When you graduate from (or, as I was once corrected, when you are graduated from) a prestigious university, you will be forever bound to your classmates by courteous but persistent requests for money, and by the periodic appearance in your mailbox of the school’s alumni magazine.

You know, the magazine with the alumni notes. The ones about all your amazing classmates and their world-class accomplishments. The ones who were all smarter than you, who belonged at said prestigious college, while you were undoubtedly a computer error. Or “geographic diversity.”

Is there anything more to be dreaded than turning to the back of the alumni magazine to read the alumni notes? (Does anyone read the articles?)

I’d like to say it’s because I’m middle-aged now, so the notes sometimes include the report of a classmate’s death. Such news is indeed sad. But you know that’s not what I mean.

If Instagram had a three-way with LinkedIn and Twitter, that’s the alumni notes.

In the world of alumni notes, your classmates are successful and beautiful and fabulous. They are doctors and professors and writers and ambassadors and people of power and influence. Okay, they’re mostly in finance, but still. They have loving and successful spouses and children (attending your alma mater, naturally). Their updates are upbeat and witty(ish). They have spent the pandemic developing elaborate hobbies that are quirky yet require unique talents and/or staggering fitness levels and/or the skills of an artisan. You, meanwhile, have gained twenty pounds, signed up for every available streaming service, and lost your ability to read an article more than three paragraphs long.

This morning, I opened this month’s alumni magazine, flipped to the back pages, and braced myself. The alumni news did not disappoint. One classmate (whom I don’t know, he’s probably a great guy but) wrote in that he has bought a tractor, built a stone wall on his property, grown, canned, and frozen his own fruits and vegetables, repaired a “crashed drone,” volunteered at a robotics competition (and won Outstanding Volunteer of the Year, which must be better than regular Volunteer of the Year?), and “managed to lose a few pounds.” While rolling my eyes, I caught sight of a phrase from the next column over: “Losing your job in your 50s….”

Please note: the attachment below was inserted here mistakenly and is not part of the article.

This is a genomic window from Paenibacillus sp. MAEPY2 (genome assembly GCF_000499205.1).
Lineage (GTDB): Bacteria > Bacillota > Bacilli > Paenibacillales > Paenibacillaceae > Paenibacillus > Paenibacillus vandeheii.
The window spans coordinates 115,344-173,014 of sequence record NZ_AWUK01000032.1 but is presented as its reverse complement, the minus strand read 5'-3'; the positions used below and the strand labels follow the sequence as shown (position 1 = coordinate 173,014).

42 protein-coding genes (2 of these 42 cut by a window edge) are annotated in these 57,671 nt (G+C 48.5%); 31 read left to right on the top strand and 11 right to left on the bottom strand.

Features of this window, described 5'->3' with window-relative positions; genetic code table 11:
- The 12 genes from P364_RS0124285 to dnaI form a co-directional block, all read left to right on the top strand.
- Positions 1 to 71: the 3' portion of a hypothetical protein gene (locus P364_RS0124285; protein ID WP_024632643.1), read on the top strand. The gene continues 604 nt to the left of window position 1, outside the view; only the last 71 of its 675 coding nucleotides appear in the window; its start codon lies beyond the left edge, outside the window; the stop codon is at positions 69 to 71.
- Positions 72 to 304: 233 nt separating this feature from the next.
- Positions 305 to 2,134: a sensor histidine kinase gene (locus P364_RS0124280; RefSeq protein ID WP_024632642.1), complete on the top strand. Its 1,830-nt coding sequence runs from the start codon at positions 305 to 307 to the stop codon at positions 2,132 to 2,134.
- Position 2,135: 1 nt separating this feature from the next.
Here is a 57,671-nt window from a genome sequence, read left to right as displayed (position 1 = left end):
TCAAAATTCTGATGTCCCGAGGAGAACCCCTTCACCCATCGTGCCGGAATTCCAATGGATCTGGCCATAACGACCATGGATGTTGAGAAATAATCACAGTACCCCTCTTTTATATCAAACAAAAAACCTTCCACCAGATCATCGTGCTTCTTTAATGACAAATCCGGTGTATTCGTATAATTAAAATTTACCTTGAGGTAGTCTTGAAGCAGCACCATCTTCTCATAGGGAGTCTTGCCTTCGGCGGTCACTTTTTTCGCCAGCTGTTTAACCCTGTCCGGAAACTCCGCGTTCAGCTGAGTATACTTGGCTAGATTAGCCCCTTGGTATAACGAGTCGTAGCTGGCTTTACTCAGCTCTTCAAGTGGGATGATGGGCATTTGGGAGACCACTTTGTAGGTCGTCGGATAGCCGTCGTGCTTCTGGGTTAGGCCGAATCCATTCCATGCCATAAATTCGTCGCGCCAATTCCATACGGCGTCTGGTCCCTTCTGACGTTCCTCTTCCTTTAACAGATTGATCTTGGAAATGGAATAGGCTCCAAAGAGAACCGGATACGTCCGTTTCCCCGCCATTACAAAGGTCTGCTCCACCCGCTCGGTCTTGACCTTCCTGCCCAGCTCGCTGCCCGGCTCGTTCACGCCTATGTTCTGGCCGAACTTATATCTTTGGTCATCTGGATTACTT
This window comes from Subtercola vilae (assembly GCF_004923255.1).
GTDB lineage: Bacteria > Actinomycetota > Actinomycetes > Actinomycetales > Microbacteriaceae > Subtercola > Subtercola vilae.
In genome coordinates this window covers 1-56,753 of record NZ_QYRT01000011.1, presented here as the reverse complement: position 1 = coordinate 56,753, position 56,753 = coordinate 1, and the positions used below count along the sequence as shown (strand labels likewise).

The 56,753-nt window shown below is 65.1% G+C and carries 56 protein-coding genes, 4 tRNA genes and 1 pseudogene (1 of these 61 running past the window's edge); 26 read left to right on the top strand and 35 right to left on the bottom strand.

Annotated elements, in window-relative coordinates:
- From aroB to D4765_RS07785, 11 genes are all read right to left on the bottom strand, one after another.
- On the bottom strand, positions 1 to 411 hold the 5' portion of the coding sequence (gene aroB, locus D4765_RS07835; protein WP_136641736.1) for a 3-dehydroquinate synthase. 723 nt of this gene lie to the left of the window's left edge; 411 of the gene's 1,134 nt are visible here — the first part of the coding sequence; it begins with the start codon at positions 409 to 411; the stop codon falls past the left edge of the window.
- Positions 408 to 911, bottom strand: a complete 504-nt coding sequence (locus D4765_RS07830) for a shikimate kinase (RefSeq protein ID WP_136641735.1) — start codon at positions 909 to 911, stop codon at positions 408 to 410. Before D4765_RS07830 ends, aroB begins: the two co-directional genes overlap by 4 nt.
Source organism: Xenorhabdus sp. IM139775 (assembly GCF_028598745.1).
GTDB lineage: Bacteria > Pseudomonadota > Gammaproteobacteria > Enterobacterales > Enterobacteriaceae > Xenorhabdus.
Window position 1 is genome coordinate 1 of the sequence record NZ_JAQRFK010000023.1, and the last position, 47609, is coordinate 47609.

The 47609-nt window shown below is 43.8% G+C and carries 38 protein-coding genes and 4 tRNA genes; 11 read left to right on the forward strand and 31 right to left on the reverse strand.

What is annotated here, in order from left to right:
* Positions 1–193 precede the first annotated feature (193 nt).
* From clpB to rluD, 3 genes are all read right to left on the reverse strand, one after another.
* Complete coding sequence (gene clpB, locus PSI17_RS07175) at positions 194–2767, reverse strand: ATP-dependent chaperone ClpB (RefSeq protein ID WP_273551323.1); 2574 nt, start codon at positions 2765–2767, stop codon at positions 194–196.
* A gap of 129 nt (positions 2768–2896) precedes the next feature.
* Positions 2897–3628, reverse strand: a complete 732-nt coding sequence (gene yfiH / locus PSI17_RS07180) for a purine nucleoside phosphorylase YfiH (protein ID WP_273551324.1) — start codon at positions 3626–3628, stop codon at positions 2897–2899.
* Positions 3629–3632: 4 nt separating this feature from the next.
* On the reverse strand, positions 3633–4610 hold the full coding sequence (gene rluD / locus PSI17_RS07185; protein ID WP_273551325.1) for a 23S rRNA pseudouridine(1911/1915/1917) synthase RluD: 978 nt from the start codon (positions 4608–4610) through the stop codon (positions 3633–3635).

“Losing your job in your 50s is having promised that we could have all these kids and the spouse could stay home to raise them, and then being unable to fulfill that promise. Losing your job in your 50s is you and the spouse standing on opposite sides of the living room yelling at each other because there is no one else to yell at.”

I scanned to the beginning, astonished.

A man in the class ahead of me wrote at length, in gut-wrenching detail, about his experience losing his job and facing a job market inhospitable to people as old as we are. About the shame and fear of not being able to support his family, about having to uproot them, about the strain on his marriage, about the pall that being unemployed and desperately looking for work casts over everything.

The detail that got to me was this: When he asked his young son what his Christmas wish was, expecting him to name an Xbox game, the son replied that he wished his father would find a job. I cried as I read it. I recognized my own experience — what it feels like to lose your job, your income, your identity, your self-worth, this late in the game.

I would like to be as brave as this man. He shattered the shiny facade of all the perfect lives and loves and careers in the pages of the alumni notes. He proclaimed that his life, despite having attended a prestigious university, is not going according to plan. His words reached out to the rest of us, the silent alumni who are struggling, who don’t have happy news to share. It was downright subversive.

It was the opposite of alumni notes.

Not a Karen.